where women celebrate their ageless authenticity

What's Happening In A Senior Moment?

Wait, it’s on the tip of my tongue…

You forget someone’s name when you enter the room, or can’t recall the pin number for the debit card you used yesterday… The title of the movie you saw last week eludes you… As nerve-wracking as it is, brief memory lapses can happen to anyone, but since they’re more common in older adults, we’ve arrived at our senior moment.

While the non-medical term reinforces the perception that older people aren’t capable, you don’t have to be a senior to have a senior moment. Memory glitches can crop up as early as in our 20s. It was researchers from the Gerontological Society of America who noted that the ageist term found its way into American slang in 1997, and has become a catch all ever since.

At least we’re not alone. Age-related memory changes happen to everyone. And our fast paced society most likely increases our chances of having a brain freeze or mind blip — whether it’s multi-tasking or pings from our phones competing for our undivided attention.

mature woman sleeping

Harvard Health reminds us of the seven common causes of forgetfulness:

  1. Lack of sleep
  2. Medications (tranquilizers, antidepressants, blood pressure drugs can affect memory)
  3. Under-active thyroid (a blood test lets you know if your thyroid is working properly)
  4. Alcohol
  5. Stress
  6. Anxiety
  7. Depression

As we age we slow down, and so do the connections in our brains. That means we don’t process information as quickly as when we were younger. Age-related memory changes are normal. When they interfere with your day-to-day livelihood it may be time to talk with your health provider. Just know, if you’re having a senior moment, you’re likely to remember it, and that’s a good sign, because someone with dementia doesn’t often realize they’re struggling to remember things.

The good news is, we’ve got this!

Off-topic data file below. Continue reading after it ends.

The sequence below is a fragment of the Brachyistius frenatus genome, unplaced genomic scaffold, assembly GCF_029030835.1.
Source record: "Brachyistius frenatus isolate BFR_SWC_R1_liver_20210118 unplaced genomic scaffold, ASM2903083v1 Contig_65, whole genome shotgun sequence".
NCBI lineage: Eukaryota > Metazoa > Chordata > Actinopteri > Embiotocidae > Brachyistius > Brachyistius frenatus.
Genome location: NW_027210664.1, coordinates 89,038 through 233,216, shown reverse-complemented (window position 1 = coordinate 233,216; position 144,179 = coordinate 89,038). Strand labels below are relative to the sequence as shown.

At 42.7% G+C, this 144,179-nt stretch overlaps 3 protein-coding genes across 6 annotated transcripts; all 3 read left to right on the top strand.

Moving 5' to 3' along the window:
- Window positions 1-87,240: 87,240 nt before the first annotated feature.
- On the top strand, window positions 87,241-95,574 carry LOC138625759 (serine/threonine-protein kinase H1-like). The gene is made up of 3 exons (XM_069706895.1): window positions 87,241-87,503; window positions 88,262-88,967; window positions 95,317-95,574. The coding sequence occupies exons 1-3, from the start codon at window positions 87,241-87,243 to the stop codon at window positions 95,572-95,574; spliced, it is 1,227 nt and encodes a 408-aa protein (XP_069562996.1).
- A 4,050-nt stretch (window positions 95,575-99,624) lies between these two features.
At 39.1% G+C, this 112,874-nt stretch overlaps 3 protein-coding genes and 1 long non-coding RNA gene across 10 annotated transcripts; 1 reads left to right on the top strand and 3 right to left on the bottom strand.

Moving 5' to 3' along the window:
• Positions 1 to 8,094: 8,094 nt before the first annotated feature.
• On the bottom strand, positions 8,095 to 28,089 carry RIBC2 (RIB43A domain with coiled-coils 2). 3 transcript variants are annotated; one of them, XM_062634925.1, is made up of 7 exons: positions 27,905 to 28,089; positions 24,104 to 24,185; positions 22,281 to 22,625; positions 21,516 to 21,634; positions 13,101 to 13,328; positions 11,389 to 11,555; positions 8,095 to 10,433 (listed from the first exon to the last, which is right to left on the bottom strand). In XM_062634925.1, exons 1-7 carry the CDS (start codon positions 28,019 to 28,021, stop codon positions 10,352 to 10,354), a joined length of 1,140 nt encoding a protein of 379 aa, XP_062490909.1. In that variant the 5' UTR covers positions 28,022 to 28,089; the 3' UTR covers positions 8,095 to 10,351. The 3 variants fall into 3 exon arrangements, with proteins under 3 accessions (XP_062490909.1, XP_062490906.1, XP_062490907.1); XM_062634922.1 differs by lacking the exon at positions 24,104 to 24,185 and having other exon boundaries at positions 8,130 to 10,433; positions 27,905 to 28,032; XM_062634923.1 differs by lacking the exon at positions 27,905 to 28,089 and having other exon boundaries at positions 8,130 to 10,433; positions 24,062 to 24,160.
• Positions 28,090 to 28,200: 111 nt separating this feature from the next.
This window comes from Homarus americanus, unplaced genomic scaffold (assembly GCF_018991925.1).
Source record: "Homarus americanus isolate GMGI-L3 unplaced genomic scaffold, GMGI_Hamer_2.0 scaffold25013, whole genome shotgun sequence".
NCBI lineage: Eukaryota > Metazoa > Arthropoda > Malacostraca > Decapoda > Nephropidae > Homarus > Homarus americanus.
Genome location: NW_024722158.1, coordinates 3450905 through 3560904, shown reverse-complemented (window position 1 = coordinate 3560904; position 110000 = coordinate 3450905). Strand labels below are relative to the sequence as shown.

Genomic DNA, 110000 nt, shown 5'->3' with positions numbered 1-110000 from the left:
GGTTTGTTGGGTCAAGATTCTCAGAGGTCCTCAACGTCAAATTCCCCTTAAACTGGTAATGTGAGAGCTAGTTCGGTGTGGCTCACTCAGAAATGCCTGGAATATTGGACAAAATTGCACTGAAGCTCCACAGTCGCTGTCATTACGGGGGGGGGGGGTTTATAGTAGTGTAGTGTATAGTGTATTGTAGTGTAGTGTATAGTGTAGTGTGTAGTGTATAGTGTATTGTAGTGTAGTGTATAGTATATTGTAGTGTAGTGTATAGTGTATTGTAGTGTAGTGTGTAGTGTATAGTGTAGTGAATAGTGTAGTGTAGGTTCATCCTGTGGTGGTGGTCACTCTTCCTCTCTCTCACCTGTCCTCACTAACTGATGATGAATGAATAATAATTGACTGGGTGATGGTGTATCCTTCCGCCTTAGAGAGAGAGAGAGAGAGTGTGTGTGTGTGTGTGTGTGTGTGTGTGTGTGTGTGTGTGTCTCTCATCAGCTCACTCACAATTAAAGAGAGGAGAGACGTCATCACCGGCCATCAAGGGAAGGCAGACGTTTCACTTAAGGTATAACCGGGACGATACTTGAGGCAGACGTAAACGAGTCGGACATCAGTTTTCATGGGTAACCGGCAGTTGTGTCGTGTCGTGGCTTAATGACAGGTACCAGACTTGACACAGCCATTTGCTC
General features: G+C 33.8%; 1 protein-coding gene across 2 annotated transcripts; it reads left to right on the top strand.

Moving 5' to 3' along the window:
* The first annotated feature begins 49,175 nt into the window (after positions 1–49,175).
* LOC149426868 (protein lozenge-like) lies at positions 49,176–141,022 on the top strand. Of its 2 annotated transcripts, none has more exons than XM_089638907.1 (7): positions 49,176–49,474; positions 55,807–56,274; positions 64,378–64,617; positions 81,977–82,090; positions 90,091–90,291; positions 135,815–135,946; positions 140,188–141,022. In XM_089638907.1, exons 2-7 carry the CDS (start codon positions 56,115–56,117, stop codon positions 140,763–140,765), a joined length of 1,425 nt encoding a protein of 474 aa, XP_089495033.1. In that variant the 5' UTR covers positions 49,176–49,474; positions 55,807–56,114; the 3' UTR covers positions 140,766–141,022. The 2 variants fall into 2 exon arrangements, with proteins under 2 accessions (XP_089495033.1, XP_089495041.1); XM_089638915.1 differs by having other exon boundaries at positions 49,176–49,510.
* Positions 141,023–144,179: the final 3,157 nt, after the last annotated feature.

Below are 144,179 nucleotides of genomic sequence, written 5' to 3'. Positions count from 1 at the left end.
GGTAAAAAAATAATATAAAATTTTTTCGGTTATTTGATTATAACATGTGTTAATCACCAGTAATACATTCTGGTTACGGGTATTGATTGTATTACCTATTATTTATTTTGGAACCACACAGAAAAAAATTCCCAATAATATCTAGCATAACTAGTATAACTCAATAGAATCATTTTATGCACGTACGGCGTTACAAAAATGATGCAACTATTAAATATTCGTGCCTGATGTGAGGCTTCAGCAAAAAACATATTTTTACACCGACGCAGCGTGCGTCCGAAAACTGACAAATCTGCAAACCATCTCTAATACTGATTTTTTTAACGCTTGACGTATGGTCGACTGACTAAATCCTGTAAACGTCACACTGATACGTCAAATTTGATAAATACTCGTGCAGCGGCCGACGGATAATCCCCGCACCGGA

Mature women looks up to the words How to Keep Your Memory Sharp

  • Exercise regularly, including aerobic activity.
  • Get consistent quality sleep.
  • Manage stress with whatever works for you – exercise, yoga, meditation, music, humor.
  • Try using memory tricks like mnemonics.
  • Activate your brain by learning new facts and skills (crossword puzzle, Wordle, painting)
  • Organize your mental clutter with a calendar or lists.
  • Maintain a healthy lifestyle, don’t smoke or abuse alcohol or drugs.


MY TAKEAWAY:      Why not change a senior moment into a wisdom moment?

  • When we say “I’m having a senior moment” we’re already labeling it in a mental box, putting it on a shelf (categorizing it) and securing it with a tight lid of frustration. Now we’ve added pressure and another layer of angst. Then we take it further by introducing fearful self-talk. “Why is this happening, there must be something really wrong with me, is it a sign of what’s to come?”


  • As a wisdom moment we can be more accepting with “it’s not coming to me right now, but I’ll get back to it.” Acknowledging it, rather than going into battle, makes it like a cloud that’s temporarily blocking the sun that is always shining. No need to attach a story, it will pass.


  • Give it a road test and see if this embracing approach helps you feel better and keeps you engaged in the moment, which ultimately opens up the space for “the word” to arrive without all the drama.


Whenever your next “wisdom moment” presents itself, just see it for what it is, nothing more than a pause and another opportunity to meet yourself right where you are. Because you are amazing, and that’s worth remembering again and again.

woman embracing sweetly his dog while looking the view of lake

All wellness related content on Intentfully FiT is provided for general information and conversation only, and should not be treated as a substitute for the professional medical advice of your own physician or any other healthcare professional or medical practitioner. If you have any concerns about your general health, you should contact your local healthcare provider. This article is not intended to be a substitute for professional treatment, diagnosis, or medical advice, and should never be relied upon for specific medical recommendations.